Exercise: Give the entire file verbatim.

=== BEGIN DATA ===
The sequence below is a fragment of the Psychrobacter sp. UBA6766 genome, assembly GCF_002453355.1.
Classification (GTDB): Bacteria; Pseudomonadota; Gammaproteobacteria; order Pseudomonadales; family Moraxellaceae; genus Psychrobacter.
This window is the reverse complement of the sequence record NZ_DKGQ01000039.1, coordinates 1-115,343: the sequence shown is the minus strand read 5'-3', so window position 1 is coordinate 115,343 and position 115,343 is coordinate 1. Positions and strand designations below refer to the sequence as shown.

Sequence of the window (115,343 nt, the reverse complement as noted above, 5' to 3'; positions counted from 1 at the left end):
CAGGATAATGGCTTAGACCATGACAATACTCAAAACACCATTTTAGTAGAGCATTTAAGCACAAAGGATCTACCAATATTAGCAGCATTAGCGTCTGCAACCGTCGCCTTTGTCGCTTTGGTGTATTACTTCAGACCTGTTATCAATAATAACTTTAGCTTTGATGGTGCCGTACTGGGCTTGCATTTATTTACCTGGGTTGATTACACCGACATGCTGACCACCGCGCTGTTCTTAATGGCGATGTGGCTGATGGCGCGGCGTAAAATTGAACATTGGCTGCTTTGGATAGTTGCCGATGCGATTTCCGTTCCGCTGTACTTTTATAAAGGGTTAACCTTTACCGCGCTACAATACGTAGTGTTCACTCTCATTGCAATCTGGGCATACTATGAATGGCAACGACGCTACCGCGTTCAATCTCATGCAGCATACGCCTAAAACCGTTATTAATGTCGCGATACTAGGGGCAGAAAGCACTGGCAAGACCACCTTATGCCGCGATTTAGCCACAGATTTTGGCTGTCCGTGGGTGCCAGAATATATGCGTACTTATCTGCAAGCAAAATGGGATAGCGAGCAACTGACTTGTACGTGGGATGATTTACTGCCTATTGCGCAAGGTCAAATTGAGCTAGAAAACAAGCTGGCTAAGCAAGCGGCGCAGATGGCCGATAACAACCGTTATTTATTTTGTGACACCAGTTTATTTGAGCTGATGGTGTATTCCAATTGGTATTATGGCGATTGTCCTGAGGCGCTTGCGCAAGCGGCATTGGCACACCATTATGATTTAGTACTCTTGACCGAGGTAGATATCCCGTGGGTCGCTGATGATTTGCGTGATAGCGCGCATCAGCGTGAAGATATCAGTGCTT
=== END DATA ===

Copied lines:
The sequence below is a fragment of the Psychrobacter sp. UBA6766 genome, assembly GCF_002453355.1.
Classification (GTDB): Bacteria; Pseudomonadota; Gammaproteobacteria; order Pseudomonadales; family Moraxellaceae; genus Psychrobacter.
This window is the reverse complement of the sequence record NZ_DKGQ01000039.1, coordinates 1-115,343: the sequence shown is the minus strand read 5'-3', so window position 1 is coordinate 115,343 and position 115,343 is coordinate 1. Positions and strand designations below refer to the sequence as shown.

Sequence of the window (115,343 nt, the reverse complement as noted above, 5' to 3'; positions counted from 1 at the left end):
CAGGATAATGGCTTAGACCATGACAATACTCAAAACACCATTTTAGTAGAGCATTTAAGCACAAAGGATCTACCAATATTAGCAGCATTAGCGTCTGCAACCGTCGCCTTTGTCGCTTTGGTGTATTACTTCAGACCTGTTATCAATAATAACTTTAGCTTTGATGGTGCCGTACTGGGCTTGCATTTATTTACCTGGGTTGATTACACCGACATGCTGACCACCGCGCTGTTCTTAATGGCGATGTGGCTGATGGCGCGGCGTAAAATTGAACATTGGCTGCTTTGGATAGTTGCCGATGCGATTTCCGTTCCGCTGTACTTTTATAAAGGGTTAACCTTTACCGCGCTACAATACGTAGTGTTCACTCTCATTGCAATCTGGGCATACTATGAATGGCAACGACGCTACCGCGTTCAATCTCATGCAGCATACGCCTAAAACCGTTATTAATGTCGCGATACTAGGGGCAGAAAGCACTGGCAAGACCACCTTATGCCGCGATTTAGCCACAGATTTTGGCTGTCCGTGGGTGCCAGAATATATGCGTACTTATCTGCAAGCAAAATGGGATAGCGAGCAACTGACTTGTACGTGGGATGATTTACTGCCTATTGCGCAAGGTCAAATTGAGCTAGAAAACAAGCTGGCTAAGCAAGCGGCGCAGATGGCCGATAACAACCGTTATTTATTTTGTGACACCAGTTTATTTGAGCTGATGGTGTATTCCAATTGGTATTATGGCGATTGTCCTGAGGCGCTTGCGCAAGCGGCATTGGCACACCATTATGATTTAGTACTCTTGACCGAGGTAGATATCCCGTGGGTCGCTGATGATTTGCGTGATAGCGCGCATCAGCGTGAAGATATCAGTGCTT